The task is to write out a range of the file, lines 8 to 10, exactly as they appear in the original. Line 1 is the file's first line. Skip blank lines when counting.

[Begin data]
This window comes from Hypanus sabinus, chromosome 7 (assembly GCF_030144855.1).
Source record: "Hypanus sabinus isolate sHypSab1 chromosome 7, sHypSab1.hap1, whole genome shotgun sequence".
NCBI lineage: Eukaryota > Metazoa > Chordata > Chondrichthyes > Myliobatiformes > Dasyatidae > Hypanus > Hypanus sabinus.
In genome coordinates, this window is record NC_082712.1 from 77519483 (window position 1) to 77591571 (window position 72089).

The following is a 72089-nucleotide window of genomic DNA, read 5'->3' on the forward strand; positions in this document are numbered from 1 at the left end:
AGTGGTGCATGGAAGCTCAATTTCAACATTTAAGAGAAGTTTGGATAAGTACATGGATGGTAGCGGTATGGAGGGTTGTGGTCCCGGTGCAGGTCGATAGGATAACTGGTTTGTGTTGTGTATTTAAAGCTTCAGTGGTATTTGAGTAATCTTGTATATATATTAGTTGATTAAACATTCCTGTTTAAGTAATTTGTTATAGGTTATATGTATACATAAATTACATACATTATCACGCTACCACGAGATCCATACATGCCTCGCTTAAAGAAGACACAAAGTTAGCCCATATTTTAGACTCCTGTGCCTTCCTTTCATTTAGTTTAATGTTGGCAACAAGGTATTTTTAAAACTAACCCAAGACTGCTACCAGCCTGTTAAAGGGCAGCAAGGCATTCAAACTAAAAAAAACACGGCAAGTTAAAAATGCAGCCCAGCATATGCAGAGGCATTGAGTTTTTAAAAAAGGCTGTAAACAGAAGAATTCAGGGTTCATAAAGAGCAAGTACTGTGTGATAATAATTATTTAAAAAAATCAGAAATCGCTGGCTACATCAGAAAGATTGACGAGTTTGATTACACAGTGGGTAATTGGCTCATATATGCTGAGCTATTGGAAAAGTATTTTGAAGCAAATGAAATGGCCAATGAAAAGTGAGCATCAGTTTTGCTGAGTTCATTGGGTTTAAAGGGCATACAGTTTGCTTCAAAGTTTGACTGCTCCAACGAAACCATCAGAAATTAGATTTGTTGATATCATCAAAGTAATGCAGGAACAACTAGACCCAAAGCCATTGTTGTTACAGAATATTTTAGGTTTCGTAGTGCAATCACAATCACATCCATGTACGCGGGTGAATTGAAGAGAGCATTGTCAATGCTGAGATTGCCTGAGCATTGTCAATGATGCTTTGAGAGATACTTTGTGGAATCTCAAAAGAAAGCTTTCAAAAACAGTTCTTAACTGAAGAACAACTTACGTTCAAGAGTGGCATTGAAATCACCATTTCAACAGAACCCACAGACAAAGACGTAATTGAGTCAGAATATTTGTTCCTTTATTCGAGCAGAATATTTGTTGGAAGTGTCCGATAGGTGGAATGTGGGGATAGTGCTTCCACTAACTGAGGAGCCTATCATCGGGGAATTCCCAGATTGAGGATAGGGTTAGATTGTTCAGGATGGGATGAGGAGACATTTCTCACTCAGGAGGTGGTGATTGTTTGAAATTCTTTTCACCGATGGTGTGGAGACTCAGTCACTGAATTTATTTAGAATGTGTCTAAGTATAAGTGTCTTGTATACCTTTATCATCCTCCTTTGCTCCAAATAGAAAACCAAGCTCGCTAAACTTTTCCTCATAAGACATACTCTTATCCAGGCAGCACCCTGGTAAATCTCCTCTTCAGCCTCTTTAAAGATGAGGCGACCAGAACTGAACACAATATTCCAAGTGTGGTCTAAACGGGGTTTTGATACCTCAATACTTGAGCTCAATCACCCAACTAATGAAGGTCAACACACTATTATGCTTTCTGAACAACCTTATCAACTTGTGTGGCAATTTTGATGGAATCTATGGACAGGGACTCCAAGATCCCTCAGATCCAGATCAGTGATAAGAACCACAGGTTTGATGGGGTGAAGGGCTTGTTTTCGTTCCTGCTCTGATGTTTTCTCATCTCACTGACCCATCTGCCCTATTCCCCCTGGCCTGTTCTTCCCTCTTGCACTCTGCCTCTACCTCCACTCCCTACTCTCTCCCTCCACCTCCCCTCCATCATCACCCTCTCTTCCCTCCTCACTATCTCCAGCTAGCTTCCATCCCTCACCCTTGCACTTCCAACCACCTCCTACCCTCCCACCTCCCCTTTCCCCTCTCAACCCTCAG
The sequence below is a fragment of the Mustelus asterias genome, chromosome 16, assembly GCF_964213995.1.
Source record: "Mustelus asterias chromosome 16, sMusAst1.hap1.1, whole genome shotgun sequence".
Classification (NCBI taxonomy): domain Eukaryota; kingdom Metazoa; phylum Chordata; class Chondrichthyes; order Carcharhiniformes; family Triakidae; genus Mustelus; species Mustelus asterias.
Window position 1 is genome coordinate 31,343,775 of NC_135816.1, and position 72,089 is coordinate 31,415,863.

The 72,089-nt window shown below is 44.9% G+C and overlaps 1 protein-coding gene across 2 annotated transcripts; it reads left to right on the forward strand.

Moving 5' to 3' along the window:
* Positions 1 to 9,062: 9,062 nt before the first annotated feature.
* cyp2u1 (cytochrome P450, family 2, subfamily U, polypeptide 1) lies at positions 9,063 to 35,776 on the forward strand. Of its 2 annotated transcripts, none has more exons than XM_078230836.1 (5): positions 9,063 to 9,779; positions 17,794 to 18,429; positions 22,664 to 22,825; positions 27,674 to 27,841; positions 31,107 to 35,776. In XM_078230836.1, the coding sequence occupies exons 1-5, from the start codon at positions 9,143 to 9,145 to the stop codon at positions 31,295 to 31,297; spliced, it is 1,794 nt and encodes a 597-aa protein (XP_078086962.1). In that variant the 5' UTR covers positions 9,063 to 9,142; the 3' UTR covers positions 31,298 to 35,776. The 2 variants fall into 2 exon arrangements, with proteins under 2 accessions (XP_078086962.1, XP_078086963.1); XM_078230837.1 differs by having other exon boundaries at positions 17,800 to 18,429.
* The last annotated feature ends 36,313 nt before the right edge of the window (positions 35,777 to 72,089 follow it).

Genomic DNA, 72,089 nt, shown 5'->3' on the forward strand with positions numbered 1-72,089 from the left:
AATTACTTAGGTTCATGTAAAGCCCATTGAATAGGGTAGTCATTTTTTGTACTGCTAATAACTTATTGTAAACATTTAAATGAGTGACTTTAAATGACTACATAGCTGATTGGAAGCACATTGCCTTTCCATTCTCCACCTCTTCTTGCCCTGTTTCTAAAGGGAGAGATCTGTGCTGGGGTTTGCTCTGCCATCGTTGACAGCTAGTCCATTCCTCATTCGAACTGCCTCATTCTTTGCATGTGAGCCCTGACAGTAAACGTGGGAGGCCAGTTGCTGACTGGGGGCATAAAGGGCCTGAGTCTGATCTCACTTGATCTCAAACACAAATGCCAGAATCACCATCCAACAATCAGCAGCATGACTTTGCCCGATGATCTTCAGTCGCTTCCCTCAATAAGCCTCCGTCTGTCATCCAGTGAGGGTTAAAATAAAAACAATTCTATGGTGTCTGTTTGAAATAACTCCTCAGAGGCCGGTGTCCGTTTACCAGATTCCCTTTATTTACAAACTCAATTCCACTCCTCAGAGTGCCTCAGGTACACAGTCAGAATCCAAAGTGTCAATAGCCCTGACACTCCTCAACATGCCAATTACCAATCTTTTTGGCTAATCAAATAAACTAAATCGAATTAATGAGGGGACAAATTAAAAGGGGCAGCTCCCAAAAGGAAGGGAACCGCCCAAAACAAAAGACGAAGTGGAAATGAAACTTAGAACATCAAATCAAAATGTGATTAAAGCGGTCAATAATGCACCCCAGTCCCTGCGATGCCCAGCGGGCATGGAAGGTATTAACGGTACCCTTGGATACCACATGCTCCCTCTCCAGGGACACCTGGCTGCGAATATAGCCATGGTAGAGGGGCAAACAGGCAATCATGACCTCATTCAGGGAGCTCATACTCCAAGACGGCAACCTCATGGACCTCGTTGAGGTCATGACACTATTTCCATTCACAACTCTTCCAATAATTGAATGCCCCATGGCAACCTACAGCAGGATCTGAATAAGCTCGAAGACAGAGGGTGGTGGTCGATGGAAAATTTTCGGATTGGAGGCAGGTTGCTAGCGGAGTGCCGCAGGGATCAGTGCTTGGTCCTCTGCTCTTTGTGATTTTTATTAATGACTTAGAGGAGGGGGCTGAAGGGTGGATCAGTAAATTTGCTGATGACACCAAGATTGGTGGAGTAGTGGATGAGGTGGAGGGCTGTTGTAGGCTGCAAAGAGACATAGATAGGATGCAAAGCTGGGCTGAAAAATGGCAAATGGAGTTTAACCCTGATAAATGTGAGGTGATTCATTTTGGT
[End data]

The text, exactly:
Source record: "Mustelus asterias chromosome 16, sMusAst1.hap1.1, whole genome shotgun sequence".
Classification (NCBI taxonomy): domain Eukaryota; kingdom Metazoa; phylum Chordata; class Chondrichthyes; order Carcharhiniformes; family Triakidae; genus Mustelus; species Mustelus asterias.
Window position 1 is genome coordinate 31,343,775 of NC_135816.1, and position 72,089 is coordinate 31,415,863.